When: Tuesday, 27th September 2022, 17:00 – 19.00 hrs

Where: Room 3.1, Lincoln’s Inn Fields, Centre for Commercial Law Studies, Queen Mary University of London or online (register here)

The (B)OrderS: Centre for the Legal Study of Borders and Migration at Queen Mary University of London (QMUL) and the Centre for International Law at the University of Bristol invite you to a discussion on The Common European Asylum System and the UN Compacts on Refugees and for Safe, Orderly and Regular Migration celebrating the launch of the related Handbook for Practitioners.

In 2018, through the UN General Assembly, the international community adopted two Global Compacts, one for refugees and the other for safe, orderly and regular migration. These Compacts followed two years of negotiations and are based on the good faith commitment of states to implement a wide range of commitments to improving global standards for refugee protection and the safety of migrants. The first international review of implementation of the Global Compact on Migration (GCM) is currently underway, following extensive regional reviews over the past 18 months. Yet what impact can the UN Global Compacts have on the rights of applicants and beneficiaries of international protection who seek asylum under the European Union’s Common European Asylum System?

In this discussion, the Handbook authors – Professor Elspeth Guild (QMUL), Dr Kathryn Allinson (University of Bristol), Dr Nicolette Busuttil (University of Westminster) and Dr Maja Grundler (Royal Holloway University of London) – will examine how EU Member states (and associated states) can apply the CEAS in a manner consistent with GCM and Global Compact on Refugees (GCR) commitments. This will be followed by responses from three leading experts in the field: Dr Madeline Garlick (UNCHR), Professor Violeta Moreno-Lax (QMUL) and Ms Catherine Woollard (ECRE). The discussion will explore the areas where the CEAS is coherent with commitments made in the Compacts, but also where there are tensions. In so doing, it will provide scholarly and policy perspectives on the ways in which practitioners and civil society actors, identified as key stakeholders in the GCM, can improve the CEAS’s consistency with the GCR and GCM and improve the enjoyment of rights in practice by refugees within the EU.

About the Handbook

This Handbook examines the interaction between EU asylum law and the Global Compacts (GCs) and draws on work conducted for the PROTECT Project, which studies the legal potential and impacts of the GCR and the GCM on the functioning of the international refugee protection system. The Handbook identifies the gaps and synergies between the two Compacts and the EU legal framework, primarily in the instruments forming the CEAS. It identifies CEAS provisions which fulfil the Compacts’ requirements as well as those that diverge therefrom. Through this exercise, the Handbook highlights how practitioners, including policymakers, can use the Compacts to augment the protective scope of corresponding CEAS provisions or pursue the required law or policy change to align law and practice with states’ commitments.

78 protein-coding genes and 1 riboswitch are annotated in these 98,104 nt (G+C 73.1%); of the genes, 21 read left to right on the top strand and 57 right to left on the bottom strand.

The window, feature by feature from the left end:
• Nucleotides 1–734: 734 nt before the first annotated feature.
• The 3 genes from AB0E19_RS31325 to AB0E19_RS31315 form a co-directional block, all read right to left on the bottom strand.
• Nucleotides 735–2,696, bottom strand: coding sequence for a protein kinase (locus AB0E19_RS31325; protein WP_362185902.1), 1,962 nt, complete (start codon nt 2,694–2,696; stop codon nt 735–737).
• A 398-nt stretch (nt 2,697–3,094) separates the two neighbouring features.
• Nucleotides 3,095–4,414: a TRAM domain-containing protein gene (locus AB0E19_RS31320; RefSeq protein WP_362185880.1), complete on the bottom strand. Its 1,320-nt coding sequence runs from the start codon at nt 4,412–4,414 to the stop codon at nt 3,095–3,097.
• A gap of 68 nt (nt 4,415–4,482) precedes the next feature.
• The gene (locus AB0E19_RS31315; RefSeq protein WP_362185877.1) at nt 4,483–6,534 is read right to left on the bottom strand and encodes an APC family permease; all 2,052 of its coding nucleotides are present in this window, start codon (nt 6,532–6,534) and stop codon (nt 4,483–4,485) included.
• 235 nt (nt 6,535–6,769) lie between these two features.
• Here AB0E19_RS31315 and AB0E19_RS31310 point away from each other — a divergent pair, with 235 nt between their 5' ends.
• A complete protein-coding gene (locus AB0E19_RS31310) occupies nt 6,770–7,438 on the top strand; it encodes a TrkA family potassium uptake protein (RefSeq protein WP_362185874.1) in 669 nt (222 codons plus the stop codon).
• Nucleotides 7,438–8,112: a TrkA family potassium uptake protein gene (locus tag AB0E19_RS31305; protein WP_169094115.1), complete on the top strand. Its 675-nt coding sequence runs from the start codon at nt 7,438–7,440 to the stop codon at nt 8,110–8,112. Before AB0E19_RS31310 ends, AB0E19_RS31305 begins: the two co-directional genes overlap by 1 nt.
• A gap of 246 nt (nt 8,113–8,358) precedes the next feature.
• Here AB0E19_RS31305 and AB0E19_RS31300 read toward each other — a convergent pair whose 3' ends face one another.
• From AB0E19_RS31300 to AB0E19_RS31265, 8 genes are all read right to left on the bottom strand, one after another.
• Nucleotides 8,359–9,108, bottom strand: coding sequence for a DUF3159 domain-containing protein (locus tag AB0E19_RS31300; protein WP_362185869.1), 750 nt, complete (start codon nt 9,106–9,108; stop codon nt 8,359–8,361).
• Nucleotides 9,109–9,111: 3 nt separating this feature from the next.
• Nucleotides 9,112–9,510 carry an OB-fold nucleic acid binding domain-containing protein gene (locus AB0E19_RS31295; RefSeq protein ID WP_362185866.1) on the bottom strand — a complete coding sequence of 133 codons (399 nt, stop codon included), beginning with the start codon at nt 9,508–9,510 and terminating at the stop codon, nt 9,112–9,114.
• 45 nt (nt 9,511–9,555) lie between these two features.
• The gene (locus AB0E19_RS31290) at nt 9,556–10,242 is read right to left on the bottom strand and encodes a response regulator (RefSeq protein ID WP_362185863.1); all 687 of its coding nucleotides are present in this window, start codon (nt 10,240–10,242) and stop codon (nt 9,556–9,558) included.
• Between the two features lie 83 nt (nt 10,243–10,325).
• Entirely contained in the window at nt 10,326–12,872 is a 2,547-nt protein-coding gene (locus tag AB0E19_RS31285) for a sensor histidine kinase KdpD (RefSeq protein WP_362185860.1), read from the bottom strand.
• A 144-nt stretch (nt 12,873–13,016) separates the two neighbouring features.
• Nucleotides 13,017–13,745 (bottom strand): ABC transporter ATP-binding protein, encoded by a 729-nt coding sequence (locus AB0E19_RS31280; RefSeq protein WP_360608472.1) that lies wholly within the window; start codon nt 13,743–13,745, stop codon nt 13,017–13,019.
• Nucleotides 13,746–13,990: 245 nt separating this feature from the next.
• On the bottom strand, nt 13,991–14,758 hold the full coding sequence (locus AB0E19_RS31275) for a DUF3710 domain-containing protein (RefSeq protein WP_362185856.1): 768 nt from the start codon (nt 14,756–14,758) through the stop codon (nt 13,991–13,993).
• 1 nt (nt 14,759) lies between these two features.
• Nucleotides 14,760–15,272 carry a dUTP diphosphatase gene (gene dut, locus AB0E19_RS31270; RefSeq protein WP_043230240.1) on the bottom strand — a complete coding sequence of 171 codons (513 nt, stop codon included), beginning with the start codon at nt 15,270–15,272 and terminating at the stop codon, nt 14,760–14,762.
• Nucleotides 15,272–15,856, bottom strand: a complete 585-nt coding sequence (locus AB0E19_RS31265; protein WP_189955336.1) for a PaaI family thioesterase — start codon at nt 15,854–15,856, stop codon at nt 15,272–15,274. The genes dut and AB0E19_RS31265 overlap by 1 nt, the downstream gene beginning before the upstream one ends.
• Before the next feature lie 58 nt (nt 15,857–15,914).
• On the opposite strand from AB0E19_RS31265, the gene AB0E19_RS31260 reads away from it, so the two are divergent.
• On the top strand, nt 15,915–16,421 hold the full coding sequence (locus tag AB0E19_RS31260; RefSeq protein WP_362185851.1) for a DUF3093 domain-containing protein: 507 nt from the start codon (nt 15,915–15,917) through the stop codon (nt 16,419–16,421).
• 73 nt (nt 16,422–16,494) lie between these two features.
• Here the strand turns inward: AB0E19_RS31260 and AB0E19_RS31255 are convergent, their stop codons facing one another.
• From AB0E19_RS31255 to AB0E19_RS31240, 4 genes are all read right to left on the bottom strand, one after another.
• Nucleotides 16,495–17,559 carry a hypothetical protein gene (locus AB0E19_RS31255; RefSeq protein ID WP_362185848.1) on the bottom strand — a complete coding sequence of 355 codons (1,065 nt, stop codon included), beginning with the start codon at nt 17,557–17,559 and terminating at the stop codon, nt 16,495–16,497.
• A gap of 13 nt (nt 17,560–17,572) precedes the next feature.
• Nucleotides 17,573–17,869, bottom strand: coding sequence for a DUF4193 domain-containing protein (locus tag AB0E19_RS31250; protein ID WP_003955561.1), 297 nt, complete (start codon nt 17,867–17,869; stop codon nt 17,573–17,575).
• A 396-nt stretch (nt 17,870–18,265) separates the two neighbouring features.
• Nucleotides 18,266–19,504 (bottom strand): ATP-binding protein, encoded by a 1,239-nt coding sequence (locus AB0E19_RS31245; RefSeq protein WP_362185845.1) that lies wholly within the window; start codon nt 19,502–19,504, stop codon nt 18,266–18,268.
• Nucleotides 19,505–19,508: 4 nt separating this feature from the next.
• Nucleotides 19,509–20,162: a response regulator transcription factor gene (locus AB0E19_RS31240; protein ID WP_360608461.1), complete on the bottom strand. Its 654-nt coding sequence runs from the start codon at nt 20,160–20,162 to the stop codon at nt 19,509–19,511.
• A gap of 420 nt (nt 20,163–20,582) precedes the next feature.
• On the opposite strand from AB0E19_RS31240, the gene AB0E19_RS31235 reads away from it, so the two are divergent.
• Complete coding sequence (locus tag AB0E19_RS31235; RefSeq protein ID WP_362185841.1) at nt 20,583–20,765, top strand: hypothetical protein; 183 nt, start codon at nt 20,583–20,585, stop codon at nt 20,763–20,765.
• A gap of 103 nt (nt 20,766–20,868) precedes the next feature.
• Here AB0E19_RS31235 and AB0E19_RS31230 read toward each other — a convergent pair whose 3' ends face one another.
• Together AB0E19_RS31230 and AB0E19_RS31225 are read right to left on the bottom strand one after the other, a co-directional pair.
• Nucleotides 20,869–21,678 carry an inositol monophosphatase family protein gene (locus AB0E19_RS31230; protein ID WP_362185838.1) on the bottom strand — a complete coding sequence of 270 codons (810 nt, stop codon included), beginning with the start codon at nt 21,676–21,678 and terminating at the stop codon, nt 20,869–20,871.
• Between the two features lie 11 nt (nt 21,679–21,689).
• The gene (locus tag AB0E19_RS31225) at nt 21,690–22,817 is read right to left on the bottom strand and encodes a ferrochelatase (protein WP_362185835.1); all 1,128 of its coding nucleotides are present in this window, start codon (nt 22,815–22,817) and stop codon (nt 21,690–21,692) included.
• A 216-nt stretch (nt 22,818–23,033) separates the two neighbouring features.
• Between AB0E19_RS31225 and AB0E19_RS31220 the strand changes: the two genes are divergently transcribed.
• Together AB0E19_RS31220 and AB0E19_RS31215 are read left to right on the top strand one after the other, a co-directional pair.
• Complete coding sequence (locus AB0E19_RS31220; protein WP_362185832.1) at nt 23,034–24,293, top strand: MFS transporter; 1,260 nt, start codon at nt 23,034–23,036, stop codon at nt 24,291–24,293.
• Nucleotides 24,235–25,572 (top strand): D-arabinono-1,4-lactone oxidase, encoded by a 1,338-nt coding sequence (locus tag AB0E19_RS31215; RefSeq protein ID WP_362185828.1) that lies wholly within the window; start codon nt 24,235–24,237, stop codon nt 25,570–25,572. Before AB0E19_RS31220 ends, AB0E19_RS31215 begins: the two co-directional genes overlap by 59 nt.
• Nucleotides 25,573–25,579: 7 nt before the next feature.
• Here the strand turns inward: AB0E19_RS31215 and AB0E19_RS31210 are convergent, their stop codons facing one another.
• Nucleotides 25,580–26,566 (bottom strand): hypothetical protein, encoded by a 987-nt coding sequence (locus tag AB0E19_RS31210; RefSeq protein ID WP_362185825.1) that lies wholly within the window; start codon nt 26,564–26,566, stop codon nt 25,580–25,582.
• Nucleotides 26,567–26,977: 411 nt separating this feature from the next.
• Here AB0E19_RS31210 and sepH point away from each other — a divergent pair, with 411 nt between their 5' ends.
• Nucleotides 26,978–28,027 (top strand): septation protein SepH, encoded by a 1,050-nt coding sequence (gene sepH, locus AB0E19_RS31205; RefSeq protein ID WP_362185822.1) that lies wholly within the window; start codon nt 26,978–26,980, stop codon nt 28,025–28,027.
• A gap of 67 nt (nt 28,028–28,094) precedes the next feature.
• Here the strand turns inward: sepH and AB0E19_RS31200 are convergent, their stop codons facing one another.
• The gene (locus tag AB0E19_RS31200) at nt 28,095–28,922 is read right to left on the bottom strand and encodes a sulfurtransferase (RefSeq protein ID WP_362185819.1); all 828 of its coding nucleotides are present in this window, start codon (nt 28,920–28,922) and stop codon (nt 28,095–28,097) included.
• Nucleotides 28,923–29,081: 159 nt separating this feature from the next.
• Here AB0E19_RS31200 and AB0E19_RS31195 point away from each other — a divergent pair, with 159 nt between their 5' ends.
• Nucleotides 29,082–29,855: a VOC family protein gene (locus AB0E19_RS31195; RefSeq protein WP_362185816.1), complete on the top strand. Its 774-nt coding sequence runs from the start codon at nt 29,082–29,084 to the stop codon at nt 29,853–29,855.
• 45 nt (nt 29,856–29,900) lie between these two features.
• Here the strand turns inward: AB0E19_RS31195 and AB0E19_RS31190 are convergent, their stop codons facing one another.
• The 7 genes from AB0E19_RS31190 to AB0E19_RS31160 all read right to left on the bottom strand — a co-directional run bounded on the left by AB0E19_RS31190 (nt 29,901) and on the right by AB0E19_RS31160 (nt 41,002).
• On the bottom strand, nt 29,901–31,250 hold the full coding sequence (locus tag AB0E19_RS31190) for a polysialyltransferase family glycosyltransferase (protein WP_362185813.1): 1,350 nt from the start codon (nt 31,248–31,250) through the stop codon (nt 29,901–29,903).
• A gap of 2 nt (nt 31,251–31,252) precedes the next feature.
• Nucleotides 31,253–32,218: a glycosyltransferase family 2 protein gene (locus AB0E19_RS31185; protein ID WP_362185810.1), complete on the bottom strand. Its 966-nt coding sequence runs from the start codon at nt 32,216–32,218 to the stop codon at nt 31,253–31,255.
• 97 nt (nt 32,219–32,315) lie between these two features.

The authors are:

The discussants are:

  • – Dr Madeline Garlick (Chief of the Protection Policy & Legal Advice Section, Division of International Protection, UNHCR)

The event will be chaired by Professor Elspeth Guild.

**Please note that for those joining the event online, joining details will be sent the day before.

About the Organisers

(B)OrderS: Centre for the Legal Study of Borders and Migration, QMUL

Founded in 2022, the (B)Orders Centre focuses on the study of bordering, ordering and othering processes through law. It constitutes a hub for intellectual collaboration and evaluation of the role of law in the making and unmaking of borders and their impact on global (im)mobility. It connects scholars within and beyond Queen Mary Law School to harness existing inter- and multi-disciplinary research into law, borders and (im)mobility and shape future research agendas in response to global challenges.

Centre for International Law, University of Bristol

The Centre for International Law brings together one of the largest and most diverse communities of international lawyers in the UK. The Centre provides a platform for collaboration, engagement with external institutions, and the dissemination of internationally recognised research. The Centre is intellectually inclusive, embracing a diverse range of methodological approaches and seeking to foster an interdisciplinary ethos. Through the collaborative work of its members, it aims to tackle some of the most pressing international challenges of our time.

Speaker Profiles

Catherine Woollard